The International Society for Intellectual History is grounded in the recognition that intellectual traditions, disciplines, and practices, as they developed over time, were inextricably interconnected both to one another and to more concrete historical conditions.
The Society was founded in 1994, with the aim of promoting Intellectual History as an interdisciplinary, international, and methodologically diverse discipline. Intellectual history is also inherently international since most major intellectual movements have had international as well as national dimensions. Intellectual history is necessarily ecumenical, embracing a wide range of approaches to the study of past intellectual life, accommodating the priorities and methods of different national and disciplinary traditions of scholarship. Therefore the International Society of Intellectual History considers is purview to be intellectual history in the broadest sense, fully embracing recent interdisciplinary approaches and methodological innovations, and in particular the invigorating impact of the ‘global turn’ on this long Western-dominated field.
The International Society for Intellectual History owes its foundation to the vision, generosity and determination of a remarkable woman: Constance Blackwell (1934-2018). Having studied at Smith College, Massachusetts, and Columbia University, Constance Blackwell was an independent scholar whose own scholarly work focused mainly on Renaissance Aristotelian thinkers including Cajetano, Zimara, Pereira, Zabarella and Keckermann. She also worked intensively on Johann Jakob Brucker’s Historia Critica Philosophiae (1742-1744). She was also an active campaigner for social and political reform, e.g. through the 300 group for women in public life.
In 1988, in memory of her partner, Charles B. Schmitt (1933–1986), Constance set up the Foundation for Intellectual History, which published a regular newsletter, Intellectual News, of which she was editor (2006-2010) and which featured contributions from many of the key figures in the field. Through the Foundation for Intellectual History, Constance Blackwell was an avid promotor of ambitious conferences which often resulted in associated publications all bear witness to her efforts: Method and Order in the Renaissance Philosophy of Nature: The Aristotle Commentary Tradition edited by Daniel A. Di Liscia, Eckhard Kessler, Charlotte Methuen (1997), Philosophy in the Sixteenth and Seventeenth Centuries: Conversations with Aristotle edited with Sachiko Kusukawa (1999). and Late Medieval and Early Modern Corpuscular Matter Theories, Christoph Lüthy, John E. Murdoch, William R. Newman (2001). In 1994, with the encouragement of scholars such as Donald R. Kelley, Stephen Gaukroger, Richard Popkin, Ulrich Schneider, and David Katz, The Foundation for Intellectual History was transformed into the International Society for Intellectual History. In 2007 Intellectual News was replaced by Intellectual Historical Review (founding editors Stephen Gaukroger and Stephen Clucas).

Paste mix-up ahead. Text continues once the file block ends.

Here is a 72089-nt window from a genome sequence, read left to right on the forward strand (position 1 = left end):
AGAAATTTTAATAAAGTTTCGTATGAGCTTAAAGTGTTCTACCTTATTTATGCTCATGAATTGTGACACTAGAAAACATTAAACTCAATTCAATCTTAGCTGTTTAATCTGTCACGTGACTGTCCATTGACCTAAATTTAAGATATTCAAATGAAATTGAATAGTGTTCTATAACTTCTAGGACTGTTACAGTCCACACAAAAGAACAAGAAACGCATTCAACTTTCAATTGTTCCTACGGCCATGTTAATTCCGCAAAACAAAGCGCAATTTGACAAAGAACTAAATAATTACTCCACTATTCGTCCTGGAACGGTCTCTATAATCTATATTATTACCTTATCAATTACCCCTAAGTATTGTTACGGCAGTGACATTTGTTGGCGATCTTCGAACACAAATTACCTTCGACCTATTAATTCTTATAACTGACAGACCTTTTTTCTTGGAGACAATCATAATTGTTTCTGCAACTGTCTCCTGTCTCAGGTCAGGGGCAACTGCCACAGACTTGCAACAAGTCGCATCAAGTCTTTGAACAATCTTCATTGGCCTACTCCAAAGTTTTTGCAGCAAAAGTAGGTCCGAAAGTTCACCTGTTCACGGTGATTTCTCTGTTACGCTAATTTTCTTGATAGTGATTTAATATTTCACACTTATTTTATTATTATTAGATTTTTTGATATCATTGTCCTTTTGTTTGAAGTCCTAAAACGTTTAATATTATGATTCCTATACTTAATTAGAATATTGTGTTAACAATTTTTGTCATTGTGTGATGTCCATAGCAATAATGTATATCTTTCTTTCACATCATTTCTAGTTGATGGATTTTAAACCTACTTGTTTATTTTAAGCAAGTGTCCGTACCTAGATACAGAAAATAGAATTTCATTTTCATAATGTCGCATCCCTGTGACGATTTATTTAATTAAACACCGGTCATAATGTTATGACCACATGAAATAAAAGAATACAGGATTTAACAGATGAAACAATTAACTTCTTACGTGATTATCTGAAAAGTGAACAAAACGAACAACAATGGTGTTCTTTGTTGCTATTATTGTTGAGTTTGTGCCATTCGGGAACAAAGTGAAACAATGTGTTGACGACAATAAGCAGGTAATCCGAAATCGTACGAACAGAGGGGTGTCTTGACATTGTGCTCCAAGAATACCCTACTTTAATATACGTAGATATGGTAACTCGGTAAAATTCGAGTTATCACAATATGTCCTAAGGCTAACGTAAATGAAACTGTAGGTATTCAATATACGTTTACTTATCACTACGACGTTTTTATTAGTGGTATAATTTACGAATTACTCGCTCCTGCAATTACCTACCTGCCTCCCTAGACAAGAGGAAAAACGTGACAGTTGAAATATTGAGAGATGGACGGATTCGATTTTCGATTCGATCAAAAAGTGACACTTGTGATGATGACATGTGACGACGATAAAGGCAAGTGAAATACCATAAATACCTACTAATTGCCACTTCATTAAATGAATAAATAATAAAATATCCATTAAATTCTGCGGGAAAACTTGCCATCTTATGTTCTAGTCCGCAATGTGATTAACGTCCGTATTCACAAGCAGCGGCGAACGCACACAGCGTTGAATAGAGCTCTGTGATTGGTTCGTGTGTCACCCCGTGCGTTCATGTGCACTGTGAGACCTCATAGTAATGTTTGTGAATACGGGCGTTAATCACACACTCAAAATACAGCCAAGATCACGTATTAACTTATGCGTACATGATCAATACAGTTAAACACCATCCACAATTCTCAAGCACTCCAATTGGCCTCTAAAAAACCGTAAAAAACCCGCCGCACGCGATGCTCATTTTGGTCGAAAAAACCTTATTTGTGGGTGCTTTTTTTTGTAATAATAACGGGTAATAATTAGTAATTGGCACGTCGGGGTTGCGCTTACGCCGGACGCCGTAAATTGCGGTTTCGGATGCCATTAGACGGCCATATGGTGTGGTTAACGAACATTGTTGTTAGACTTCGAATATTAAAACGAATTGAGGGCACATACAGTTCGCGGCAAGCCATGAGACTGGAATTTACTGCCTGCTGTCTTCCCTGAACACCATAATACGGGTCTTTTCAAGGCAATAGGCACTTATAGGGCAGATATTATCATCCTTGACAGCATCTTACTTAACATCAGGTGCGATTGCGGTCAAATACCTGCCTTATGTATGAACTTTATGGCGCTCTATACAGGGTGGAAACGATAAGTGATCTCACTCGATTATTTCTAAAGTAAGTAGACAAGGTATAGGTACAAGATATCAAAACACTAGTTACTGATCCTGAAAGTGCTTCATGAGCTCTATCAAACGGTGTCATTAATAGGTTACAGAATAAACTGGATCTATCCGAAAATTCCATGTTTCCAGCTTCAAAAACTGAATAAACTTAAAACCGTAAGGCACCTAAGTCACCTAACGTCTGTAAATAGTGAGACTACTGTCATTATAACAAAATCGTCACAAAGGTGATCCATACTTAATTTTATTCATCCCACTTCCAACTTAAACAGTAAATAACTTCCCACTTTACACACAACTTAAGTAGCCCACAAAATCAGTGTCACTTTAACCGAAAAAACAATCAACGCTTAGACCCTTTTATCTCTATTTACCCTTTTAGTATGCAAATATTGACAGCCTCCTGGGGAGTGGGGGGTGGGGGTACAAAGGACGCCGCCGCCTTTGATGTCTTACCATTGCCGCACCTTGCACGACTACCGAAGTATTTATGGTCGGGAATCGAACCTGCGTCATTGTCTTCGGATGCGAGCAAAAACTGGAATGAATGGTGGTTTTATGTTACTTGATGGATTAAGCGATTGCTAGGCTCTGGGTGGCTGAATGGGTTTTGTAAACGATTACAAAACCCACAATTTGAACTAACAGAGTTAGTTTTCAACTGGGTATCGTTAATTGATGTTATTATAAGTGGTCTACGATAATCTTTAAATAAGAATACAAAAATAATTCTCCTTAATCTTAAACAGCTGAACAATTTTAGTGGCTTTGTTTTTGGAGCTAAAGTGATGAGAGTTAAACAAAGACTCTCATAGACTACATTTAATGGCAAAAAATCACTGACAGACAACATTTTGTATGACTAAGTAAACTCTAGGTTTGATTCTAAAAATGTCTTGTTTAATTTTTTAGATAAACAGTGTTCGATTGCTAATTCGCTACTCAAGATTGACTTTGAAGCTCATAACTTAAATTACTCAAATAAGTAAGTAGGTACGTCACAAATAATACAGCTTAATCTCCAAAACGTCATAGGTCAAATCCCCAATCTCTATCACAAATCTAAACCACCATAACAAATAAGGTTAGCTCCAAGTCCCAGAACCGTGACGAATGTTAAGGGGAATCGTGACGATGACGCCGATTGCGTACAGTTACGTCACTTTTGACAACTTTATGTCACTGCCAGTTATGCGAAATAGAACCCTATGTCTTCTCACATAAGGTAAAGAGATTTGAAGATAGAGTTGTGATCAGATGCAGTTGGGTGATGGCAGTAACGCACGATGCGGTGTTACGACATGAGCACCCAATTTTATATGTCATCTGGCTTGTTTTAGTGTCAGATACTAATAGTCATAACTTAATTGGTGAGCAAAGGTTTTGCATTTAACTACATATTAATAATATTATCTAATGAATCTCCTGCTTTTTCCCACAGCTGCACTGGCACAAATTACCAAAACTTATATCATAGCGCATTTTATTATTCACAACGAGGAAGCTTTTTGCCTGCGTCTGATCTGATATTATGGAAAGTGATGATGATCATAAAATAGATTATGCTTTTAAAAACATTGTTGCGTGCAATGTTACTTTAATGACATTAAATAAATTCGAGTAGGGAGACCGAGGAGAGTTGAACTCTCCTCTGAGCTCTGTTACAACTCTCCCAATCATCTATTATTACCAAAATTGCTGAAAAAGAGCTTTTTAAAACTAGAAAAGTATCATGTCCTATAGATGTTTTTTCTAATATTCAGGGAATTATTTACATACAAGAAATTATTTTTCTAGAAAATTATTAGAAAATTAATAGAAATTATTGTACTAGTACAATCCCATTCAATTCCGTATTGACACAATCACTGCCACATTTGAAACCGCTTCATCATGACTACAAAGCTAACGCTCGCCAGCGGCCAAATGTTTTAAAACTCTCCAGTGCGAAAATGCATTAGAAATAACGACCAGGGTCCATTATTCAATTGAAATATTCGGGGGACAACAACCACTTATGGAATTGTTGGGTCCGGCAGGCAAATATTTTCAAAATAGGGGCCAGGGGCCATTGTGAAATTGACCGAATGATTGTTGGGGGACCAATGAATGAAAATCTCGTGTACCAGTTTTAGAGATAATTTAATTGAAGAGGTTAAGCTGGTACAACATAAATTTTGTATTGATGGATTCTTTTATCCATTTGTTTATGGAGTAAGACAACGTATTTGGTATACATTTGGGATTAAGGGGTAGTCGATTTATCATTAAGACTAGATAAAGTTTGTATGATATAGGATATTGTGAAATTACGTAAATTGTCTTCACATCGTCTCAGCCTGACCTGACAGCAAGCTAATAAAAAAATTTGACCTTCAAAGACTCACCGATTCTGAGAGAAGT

The ISIH has recognised the contribution of Constance Blackwell in two tangible ways. In 2016, a Festschrift in her honour was published in the Intellectual History Review, with essays by many of her colleagues on the theme of “Studies in Intellectual Historiography.” In 2022, the ISIH recognised the encouragement which she gave to young scholars by inaugurating the Constance Blackwell Prize for the best first book in intellectual history.